As a personal injury and civil case lawyer, sometimes it’s easier to come to a settlement via negotiation or arbitration rather than through a trial and legal proceeding. But what is the difference between hiring a lawyer for mediation, negotiation or arbitration?

The difference is subtle, but in a negotiation, two parties will come together to discuss an issue they are having, and reach a mutual agreement or solution to that issue. It’s been said that the best negotiations end when no one is happy. That’s how you know you’ve truly reached a compromise.

In some contracts, arbitration is required (arbitration clause). An arbitration clause is a section of a contract that deals with parties’ rights and options in the event of a legal dispute over the contract. In most arbitration clauses, the parties agree not to sue each other, and instead to resolve their disputes through arbitraiton.  In arbitration, two parties will present their cases to an objective third party. This can be a lawyer or a retired judge, and it takes place outside of a courtroom. In this case, the arbitrator is the one who makes a final decision on what is to be done, and who is in the correct standing with the law.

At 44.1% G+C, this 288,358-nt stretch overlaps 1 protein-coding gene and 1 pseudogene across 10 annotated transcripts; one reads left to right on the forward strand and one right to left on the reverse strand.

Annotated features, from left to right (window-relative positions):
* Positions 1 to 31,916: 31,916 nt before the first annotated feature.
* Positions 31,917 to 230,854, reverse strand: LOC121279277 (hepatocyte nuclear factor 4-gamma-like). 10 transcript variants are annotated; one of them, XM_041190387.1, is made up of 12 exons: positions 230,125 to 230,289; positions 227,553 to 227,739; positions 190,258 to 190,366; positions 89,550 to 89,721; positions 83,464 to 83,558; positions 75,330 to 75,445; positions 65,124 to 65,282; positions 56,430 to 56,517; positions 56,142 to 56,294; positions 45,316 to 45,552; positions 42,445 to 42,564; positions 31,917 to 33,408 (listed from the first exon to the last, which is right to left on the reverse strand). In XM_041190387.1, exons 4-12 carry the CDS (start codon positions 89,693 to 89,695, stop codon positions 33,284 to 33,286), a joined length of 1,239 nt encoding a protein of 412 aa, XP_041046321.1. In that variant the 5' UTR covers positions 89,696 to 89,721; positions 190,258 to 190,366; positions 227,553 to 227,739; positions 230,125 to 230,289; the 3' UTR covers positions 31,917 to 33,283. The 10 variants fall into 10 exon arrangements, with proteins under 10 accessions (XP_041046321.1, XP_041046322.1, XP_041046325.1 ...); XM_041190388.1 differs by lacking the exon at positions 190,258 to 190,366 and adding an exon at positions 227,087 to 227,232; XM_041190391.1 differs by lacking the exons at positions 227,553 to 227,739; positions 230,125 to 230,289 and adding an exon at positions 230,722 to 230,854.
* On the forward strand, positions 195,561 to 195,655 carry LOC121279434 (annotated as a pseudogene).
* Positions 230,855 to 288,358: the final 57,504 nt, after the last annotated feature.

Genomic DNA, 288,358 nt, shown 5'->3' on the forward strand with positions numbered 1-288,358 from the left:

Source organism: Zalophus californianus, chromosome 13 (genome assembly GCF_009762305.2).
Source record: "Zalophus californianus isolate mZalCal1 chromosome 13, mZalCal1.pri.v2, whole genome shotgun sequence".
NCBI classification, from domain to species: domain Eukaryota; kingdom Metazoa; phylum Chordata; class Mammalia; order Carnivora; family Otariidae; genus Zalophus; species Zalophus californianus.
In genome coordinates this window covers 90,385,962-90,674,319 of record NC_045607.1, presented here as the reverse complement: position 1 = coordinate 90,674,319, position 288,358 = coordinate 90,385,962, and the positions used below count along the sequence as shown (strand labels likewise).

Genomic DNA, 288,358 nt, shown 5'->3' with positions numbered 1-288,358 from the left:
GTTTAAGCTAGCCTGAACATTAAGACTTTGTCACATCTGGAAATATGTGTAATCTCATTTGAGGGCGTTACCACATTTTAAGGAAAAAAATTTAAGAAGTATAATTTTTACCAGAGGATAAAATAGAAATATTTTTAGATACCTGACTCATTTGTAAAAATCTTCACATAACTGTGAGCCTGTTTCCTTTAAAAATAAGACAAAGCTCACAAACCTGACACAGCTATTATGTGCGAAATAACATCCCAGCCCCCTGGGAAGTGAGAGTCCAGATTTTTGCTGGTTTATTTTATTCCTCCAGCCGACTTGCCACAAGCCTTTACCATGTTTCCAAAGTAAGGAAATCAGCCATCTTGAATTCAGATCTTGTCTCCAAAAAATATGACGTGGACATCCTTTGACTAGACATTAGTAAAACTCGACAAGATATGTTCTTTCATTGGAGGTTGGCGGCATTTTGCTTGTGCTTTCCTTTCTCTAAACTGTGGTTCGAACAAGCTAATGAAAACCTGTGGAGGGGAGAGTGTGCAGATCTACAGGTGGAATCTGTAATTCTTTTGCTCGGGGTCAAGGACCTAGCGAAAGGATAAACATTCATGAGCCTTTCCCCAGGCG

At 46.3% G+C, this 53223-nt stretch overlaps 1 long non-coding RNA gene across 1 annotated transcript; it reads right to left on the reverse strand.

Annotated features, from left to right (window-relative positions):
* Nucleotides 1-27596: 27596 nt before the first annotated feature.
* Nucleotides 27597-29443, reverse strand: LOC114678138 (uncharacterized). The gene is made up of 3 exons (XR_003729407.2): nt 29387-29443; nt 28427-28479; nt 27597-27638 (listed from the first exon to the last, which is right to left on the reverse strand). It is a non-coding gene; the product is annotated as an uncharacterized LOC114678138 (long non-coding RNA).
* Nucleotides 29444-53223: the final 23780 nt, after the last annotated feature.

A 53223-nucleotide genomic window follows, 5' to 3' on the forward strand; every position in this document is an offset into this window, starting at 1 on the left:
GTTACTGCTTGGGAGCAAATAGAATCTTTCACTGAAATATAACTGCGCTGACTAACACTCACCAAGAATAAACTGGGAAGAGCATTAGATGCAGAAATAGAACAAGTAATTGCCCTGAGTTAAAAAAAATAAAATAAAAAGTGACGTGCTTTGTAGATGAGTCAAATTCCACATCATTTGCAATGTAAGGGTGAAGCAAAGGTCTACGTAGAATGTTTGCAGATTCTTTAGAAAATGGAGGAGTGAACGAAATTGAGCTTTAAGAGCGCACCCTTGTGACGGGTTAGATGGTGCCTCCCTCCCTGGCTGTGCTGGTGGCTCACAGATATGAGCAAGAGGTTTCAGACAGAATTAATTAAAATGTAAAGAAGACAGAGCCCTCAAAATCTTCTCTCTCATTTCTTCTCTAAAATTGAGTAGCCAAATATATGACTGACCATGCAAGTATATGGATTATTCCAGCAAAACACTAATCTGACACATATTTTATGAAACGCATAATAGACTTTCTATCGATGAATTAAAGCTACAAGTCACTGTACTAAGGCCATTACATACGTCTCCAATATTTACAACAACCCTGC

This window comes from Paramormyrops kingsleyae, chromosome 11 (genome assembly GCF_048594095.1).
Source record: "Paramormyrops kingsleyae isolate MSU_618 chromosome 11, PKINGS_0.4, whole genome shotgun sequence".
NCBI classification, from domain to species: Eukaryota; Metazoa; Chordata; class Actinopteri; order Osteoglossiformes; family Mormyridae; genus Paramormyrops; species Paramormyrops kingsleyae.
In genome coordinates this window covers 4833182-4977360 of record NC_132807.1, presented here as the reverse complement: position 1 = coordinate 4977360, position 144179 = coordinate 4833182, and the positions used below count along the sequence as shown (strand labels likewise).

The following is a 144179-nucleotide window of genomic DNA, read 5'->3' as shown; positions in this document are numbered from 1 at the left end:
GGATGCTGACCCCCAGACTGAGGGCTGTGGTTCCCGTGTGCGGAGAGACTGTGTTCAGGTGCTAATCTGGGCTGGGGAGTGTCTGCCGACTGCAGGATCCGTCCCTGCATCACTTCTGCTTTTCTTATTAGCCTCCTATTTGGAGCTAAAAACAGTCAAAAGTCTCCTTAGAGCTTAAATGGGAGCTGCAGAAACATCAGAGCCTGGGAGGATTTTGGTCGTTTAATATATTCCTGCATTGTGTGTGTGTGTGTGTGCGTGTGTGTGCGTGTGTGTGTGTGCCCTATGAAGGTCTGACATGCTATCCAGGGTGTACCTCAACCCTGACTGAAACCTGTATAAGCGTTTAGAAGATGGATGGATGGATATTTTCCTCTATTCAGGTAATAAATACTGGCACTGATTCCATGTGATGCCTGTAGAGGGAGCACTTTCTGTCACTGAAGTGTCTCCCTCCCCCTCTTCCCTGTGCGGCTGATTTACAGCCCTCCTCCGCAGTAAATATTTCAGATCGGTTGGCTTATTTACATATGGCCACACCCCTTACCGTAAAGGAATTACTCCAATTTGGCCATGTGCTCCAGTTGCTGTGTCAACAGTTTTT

Mediation is a mix of both. This is a situation where a trained, neutral third party (lawyer or retired judge) will hear both sides of the issue, and then assist them to negotiate a compromise together. It may be an informal meeting among the parties or a scheduled settlement conference. The dispute may either be pending in a court or potentially a dispute which may be filed in court. The mediation conference is held at a mutually agreeable and neutral place. Generally, mediators will employ face to face negotiations. 

For a free consultation about your case, please call the Law Offices of Daniel An, PC. 

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